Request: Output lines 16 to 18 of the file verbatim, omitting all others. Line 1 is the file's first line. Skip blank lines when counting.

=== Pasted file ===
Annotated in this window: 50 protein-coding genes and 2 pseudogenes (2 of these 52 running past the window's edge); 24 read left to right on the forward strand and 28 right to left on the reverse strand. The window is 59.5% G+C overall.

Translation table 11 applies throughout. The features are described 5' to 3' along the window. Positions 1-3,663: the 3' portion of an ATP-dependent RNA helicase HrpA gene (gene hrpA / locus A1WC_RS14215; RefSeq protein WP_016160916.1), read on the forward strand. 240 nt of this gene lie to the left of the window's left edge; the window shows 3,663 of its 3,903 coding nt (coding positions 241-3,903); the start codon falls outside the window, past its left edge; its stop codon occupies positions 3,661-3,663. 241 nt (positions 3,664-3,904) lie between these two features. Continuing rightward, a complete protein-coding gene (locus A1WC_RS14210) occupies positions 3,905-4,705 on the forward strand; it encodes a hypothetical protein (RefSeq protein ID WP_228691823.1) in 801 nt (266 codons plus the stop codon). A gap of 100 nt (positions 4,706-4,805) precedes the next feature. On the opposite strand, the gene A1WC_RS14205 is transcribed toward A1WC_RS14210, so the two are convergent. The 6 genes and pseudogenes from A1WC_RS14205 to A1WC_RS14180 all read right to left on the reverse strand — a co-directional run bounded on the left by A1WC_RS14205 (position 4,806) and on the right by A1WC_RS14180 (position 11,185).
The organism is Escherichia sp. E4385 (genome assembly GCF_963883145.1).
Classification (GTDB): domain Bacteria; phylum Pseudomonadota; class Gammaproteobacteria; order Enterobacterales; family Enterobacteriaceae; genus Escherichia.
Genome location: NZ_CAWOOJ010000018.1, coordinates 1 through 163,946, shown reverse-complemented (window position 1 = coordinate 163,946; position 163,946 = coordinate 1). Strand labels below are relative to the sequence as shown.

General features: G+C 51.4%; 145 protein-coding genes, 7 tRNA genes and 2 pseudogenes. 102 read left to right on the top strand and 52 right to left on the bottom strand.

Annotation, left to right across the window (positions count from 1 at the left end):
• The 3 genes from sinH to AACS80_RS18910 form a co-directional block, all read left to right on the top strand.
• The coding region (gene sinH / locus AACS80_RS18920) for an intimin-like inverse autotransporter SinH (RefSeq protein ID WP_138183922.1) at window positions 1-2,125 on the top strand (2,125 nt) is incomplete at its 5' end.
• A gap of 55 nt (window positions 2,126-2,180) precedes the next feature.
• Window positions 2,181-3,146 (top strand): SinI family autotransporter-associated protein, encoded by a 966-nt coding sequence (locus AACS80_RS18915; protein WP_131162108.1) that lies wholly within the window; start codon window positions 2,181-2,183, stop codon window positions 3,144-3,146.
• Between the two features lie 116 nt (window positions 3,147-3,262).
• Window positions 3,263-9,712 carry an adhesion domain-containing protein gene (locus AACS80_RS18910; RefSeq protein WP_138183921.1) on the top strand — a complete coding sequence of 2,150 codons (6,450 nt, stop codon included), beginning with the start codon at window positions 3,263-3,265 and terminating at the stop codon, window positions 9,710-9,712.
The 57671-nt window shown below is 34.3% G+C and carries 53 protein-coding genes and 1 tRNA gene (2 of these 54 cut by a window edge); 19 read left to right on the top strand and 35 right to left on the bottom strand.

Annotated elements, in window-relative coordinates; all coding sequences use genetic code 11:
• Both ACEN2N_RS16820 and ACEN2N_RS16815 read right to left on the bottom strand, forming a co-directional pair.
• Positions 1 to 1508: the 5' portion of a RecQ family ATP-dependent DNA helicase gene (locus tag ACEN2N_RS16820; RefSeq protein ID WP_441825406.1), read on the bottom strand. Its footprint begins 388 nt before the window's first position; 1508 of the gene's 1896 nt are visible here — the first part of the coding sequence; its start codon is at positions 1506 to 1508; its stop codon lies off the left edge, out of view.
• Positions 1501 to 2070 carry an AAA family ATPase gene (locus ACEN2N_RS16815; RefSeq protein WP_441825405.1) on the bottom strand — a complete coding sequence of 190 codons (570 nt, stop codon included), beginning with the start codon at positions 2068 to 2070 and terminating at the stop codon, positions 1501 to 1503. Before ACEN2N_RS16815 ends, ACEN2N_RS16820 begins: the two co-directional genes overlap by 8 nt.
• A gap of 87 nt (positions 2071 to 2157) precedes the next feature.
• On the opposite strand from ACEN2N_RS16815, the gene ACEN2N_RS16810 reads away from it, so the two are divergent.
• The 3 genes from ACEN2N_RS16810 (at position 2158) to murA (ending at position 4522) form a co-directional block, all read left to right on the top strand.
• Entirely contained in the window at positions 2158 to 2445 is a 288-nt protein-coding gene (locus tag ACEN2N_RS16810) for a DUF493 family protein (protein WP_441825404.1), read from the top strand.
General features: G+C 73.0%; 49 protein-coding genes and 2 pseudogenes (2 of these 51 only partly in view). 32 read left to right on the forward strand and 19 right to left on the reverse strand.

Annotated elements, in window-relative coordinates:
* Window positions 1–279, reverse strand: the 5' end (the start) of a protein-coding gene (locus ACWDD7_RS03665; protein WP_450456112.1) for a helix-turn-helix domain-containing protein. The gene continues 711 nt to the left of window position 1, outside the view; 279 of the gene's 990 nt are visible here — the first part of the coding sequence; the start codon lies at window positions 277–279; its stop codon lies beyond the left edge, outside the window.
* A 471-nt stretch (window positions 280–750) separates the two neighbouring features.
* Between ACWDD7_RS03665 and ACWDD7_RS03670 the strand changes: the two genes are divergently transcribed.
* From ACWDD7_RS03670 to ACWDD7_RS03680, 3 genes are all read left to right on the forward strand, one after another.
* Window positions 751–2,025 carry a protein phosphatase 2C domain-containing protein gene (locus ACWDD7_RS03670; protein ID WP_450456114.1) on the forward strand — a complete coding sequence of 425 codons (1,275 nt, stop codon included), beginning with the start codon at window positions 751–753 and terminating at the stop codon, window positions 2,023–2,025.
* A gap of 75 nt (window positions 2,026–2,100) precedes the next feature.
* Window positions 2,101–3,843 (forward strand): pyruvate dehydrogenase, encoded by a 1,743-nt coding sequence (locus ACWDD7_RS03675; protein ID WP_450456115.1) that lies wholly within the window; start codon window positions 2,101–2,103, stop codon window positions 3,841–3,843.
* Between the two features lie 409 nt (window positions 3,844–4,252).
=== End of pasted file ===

• Both ACEN2N_RS16820 and ACEN2N_RS16815 read right to left on the bottom strand, forming a co-directional pair.
• Positions 1 to 1508: the 5' portion of a RecQ family ATP-dependent DNA helicase gene (locus tag ACEN2N_RS16820; RefSeq protein ID WP_441825406.1), read on the bottom strand. Its footprint begins 388 nt before the window's first position; 1508 of the gene's 1896 nt are visible here — the first part of the coding sequence; its start codon is at positions 1506 to 1508; its stop codon lies off the left edge, out of view.
• Positions 1501 to 2070 carry an AAA family ATPase gene (locus ACEN2N_RS16815; RefSeq protein WP_441825405.1) on the bottom strand — a complete coding sequence of 190 codons (570 nt, stop codon included), beginning with the start codon at positions 2068 to 2070 and terminating at the stop codon, positions 1501 to 1503. Before ACEN2N_RS16815 ends, ACEN2N_RS16820 begins: the two co-directional genes overlap by 8 nt.